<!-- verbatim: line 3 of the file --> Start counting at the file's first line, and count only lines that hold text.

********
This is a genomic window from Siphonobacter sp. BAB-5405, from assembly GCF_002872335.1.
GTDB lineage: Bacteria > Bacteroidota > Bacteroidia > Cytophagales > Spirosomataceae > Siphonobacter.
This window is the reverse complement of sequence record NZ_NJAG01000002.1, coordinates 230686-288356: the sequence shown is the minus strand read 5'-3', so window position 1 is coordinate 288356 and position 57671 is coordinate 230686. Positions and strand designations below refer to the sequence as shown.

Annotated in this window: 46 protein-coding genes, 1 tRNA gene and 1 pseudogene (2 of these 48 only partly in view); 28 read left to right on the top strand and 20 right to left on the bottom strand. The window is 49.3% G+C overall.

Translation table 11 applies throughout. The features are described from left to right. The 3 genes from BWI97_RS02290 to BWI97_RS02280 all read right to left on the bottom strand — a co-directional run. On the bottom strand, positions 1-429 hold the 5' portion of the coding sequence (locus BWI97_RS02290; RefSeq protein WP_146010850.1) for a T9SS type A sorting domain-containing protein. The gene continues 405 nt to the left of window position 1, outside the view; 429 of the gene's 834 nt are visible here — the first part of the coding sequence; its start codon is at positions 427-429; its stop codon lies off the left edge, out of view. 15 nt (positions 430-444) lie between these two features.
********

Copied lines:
This window is the reverse complement of sequence record NZ_NJAG01000002.1, coordinates 230686-288356: the sequence shown is the minus strand read 5'-3', so window position 1 is coordinate 288356 and position 57671 is coordinate 230686. Positions and strand designations below refer to the sequence as shown.